DIY LiFePO4 battery – Acquiring cells and hardware

So as in the previous post, I found the EVE 280Ah cells. People on have had very good experience with these, and also recommended some sellers on Alibaba to source these from.

So I went ahead and bought 4 cells for my build. The seller was able to provide me with DDP shipping (Delivery Duty Payed), so including all taxes and so on. Recommended by users of the forum was to use either boat or train as transport, since that would be much cheaper than shipping by air. Yes, it will be slower (Generally people mention 30-45 days) but that was fine for me.

In order to protect the batteries and monitor them, you need a BMS (Battery Management System). They are available in a whole bunch of options. Most of the DIY people tend to use Daly, Chargery, ANTBMS, or JBD. Some of them are sold under various other brand names, but they are the same.
I opted for the LTT Power (JBD) branded 4S LiFePO4 BMS :

This BMS is fully adjustable, does have bluetooth and is affordable. It also can handle up to 120A, so a smaller inverter can be connected to the BMS. (In theory: any inverter <1400W, but I tent to not use a BMS above 50-60% of its rated current). So for a <800W inverter: No problem. Since my inverter is 1500W, I’ll use my inverter directly connected, only controlled by the BMS (more on that later)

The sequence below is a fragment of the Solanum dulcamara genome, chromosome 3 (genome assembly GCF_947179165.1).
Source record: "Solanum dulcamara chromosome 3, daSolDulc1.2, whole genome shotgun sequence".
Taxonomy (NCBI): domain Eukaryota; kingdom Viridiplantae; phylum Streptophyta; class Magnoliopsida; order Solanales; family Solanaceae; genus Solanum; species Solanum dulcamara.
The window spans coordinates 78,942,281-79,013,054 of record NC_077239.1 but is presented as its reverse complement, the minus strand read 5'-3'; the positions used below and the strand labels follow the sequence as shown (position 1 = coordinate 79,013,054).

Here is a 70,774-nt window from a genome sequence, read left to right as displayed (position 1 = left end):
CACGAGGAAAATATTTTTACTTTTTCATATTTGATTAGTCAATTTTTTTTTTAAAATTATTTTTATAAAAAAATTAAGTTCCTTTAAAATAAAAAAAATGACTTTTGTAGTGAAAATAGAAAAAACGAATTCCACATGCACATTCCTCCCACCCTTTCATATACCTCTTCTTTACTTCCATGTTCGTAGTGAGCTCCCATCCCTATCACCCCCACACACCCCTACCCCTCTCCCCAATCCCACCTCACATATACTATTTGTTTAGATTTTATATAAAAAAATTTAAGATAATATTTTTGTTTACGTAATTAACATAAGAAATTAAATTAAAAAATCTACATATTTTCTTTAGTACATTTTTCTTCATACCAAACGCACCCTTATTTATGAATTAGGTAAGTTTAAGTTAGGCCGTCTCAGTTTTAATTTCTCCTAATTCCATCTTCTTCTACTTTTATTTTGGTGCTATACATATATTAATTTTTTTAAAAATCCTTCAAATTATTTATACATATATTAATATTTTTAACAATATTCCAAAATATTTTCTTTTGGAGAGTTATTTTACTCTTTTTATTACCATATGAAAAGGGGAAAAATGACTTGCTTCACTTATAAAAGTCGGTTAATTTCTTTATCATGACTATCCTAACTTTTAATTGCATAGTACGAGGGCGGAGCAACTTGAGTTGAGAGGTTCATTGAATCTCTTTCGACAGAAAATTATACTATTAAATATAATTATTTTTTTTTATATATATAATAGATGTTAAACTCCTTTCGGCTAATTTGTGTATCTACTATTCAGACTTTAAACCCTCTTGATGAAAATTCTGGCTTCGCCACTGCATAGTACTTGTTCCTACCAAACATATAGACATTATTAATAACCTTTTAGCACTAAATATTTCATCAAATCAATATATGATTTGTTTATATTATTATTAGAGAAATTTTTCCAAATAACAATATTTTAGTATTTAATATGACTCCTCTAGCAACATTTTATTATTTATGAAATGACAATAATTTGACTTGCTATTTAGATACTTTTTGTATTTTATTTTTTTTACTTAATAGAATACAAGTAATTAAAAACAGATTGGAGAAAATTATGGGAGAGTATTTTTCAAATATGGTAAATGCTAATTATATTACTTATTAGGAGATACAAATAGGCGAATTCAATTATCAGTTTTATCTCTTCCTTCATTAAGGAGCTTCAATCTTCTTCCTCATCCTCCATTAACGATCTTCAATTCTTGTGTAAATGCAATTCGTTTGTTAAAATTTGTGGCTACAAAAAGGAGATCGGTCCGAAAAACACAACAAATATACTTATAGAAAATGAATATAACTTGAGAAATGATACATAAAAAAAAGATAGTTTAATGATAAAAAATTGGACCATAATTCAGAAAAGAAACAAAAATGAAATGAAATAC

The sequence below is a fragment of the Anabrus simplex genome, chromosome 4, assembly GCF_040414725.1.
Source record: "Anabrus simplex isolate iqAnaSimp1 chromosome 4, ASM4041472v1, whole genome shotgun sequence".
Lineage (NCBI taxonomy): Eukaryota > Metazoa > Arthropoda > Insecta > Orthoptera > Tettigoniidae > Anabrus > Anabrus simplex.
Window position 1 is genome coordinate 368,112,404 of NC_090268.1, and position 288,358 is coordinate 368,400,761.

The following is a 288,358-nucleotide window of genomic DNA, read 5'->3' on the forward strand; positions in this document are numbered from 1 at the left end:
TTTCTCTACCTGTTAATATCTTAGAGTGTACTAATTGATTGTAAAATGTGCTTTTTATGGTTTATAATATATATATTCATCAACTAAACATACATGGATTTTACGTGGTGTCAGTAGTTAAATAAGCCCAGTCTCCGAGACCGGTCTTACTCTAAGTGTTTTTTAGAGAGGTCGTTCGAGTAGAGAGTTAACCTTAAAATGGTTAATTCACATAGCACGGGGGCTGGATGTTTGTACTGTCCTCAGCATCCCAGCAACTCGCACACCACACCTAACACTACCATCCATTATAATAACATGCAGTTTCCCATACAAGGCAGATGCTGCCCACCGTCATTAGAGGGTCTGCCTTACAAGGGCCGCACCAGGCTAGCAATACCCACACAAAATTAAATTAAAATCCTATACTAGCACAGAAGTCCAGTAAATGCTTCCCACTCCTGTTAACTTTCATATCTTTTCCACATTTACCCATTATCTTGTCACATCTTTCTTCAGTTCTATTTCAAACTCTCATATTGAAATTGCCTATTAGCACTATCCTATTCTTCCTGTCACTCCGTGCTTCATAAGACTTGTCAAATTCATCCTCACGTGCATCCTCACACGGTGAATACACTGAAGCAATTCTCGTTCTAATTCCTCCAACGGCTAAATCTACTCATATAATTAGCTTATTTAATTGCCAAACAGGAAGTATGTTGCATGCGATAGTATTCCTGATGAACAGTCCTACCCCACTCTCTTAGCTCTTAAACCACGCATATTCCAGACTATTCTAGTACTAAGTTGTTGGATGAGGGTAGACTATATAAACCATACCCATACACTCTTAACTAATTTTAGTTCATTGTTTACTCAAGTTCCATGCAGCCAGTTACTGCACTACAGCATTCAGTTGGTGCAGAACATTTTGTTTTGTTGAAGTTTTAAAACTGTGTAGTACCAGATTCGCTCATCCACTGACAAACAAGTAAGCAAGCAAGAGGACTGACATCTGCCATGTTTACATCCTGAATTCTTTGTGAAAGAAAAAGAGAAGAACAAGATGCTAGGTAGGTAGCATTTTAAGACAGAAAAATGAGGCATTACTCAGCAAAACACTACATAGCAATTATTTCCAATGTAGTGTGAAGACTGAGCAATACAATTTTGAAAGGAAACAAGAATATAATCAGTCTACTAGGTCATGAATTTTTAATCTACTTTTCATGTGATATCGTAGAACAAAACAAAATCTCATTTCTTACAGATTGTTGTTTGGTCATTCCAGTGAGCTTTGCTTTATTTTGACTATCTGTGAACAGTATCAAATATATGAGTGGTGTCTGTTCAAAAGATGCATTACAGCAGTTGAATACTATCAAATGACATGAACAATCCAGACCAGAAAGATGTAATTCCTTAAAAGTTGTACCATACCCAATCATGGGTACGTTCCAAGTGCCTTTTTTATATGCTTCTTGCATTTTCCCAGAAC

– Balances the cells so they remain equally in charge
– Protecs the cells for overcharge, and overdischarge

The Daly BMS is a good option, and is easier to install (1 complete unit, unlike a more PCB-like BMS as the one I have), but its very limited. With the LTT BMS I can adjust various settings more specific. Also, it has low-temp protection, where the Daly doesn’t have it.
(LiFePO4 cells can’t be charged below 0°C / 32F)
There is a new Daly Smart BMS on the market, but there aren’t many reviews yet, and its more expensive, so I did go for the LTT BMS.

3 Replies to “DIY LiFePO4 battery – Acquiring cells and hardware”

  1. Hi, interesting subject. The some what more expensive BMSs usually have an overvoltage and undervoltage limit that can be set per cell. Now I’m looking for a BMS where this can be set and that the BMS also stops charging or discharging when the cell voltage of one cell reaches the set value and not stops by eg 4* the set voltage with a 4S. Have you tested with your built battery whether this works? Thanks for your reaction.

    1. Yes. I’m using the JBD BMS, also sold as eg the Overkill solar BMS. It allows fully customizable settings. As any decent BMS should do it will stop charging (or discharging) when a single cell hits its lower or upper limit (I set it to 2.5V / 3.65V for a single LFP cell)

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